Stability and Motion

In the phrase "Banking and Currency" we have the opposites again. The word bank is a nice word, like pillow, cupboard, put it under your hat — things having to do with stolidity, stability, stodginess, being stuck. Bank may come from the benches that the Lombard merchants used in Italy — banco. But the word has a certain quietness, a little bit like a squirrel who has done his work in getting nuts and has got the right tree. However, the word currency — that is something else.*

     Then, you have the word liquid, and that’s in motion; it can scare you. You have opposites: bank and liquid, bank and currency. Assets is pretty sensible. Specie and bullion are the way things should be: you feel confident there. But commercial paper — that sounds kind of gauzy: paper! Promissory notes sound awfully frail.

America: Divisions and Center

Edward B. Vreeland is the author of this article about a central bank. And the editor says he is "vice-chairman of the Monetary Commission and chairman of the House Committee on Banking and Currency." 

     America has been divided in various ways: New England, Middle Atlantic, Southern states, Middle Western states, Far Western states, Pacific Coast. And there are other ways, regionally. It has had various capitals. For instance, the capital geographically of America is where I said it was in Hail, American Development: near Liberal, Kansas, near Larned, near Dodge City. That is where the center of America is geographically. But there are other capitals. Chicago has been put forth as a capital for real being busy. Then New York, to be sure, is a capital. Then there’s poor forlorn Washington — all it has is Congress and the White House.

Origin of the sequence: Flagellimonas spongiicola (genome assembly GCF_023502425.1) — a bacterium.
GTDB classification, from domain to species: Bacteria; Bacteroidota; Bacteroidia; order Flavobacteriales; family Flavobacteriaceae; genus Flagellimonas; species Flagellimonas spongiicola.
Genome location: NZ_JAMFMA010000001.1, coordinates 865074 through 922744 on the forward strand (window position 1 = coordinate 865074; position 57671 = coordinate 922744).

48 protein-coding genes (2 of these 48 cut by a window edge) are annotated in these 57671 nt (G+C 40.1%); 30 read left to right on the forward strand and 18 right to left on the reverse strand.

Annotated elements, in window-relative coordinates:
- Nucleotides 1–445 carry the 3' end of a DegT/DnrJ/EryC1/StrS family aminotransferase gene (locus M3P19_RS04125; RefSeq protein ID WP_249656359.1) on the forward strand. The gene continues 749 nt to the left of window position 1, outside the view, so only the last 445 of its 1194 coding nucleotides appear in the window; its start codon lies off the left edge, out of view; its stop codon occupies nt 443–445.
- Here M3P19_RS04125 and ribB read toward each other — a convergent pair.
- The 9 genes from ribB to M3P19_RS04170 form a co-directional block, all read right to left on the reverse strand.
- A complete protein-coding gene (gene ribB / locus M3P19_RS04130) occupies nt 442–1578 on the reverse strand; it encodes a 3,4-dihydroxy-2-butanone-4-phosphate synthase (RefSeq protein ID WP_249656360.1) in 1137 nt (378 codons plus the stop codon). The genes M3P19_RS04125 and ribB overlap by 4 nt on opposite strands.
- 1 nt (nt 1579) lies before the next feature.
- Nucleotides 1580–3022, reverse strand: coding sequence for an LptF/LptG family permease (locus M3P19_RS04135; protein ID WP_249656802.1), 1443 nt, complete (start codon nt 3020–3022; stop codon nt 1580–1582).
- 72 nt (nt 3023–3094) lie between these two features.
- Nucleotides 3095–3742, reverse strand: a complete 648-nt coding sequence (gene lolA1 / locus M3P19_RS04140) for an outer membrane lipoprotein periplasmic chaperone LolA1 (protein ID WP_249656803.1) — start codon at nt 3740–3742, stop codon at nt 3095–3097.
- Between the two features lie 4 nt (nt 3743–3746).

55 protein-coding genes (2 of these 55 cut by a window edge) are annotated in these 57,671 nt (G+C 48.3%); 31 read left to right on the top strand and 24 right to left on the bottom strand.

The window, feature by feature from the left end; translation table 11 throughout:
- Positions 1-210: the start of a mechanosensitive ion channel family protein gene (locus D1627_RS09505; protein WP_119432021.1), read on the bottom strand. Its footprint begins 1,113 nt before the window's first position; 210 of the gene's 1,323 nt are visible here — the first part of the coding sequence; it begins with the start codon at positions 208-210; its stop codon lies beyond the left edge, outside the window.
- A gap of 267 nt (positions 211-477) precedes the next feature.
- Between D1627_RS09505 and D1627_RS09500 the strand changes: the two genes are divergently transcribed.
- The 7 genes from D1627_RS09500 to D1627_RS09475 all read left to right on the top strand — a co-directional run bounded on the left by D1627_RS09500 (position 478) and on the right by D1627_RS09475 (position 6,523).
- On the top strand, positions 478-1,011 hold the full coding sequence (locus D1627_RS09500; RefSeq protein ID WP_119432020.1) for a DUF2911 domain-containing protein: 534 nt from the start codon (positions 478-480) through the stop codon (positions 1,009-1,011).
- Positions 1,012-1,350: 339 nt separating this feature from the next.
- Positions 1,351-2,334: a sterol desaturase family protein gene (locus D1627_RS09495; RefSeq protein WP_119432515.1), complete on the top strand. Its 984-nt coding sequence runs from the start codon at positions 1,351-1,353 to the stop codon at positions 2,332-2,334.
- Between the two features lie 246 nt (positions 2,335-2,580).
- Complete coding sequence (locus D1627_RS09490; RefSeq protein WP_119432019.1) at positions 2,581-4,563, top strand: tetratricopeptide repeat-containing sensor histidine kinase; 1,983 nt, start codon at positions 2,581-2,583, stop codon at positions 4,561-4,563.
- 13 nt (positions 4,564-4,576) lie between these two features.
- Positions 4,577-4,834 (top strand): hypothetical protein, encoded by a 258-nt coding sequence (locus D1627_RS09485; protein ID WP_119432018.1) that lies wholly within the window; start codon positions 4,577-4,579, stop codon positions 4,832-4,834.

How can the United States be divided? Everyone agrees that Georgia belongs to the South and Wyoming to the Far West. The fact that America does have Georgia and Wyoming shows we should still have hope. Any country that has Georgia and Wyoming at the same time, and choo-choo trains planning to go to both — well!

     Why money couldn’t be got to New York at a time it should have been, caused people to think about it and try to avoid it. So there was this talk of a central bank, and out of it came the Federal Reserve system. Vreeland makes it clear that his idea of a Federal Reserve Bank is not Biddle’s Bank of the United States, which was opposed by Jackson and was a scheme of the financial aristocrats. This article helped to bring about the Congressional enactment a few years later.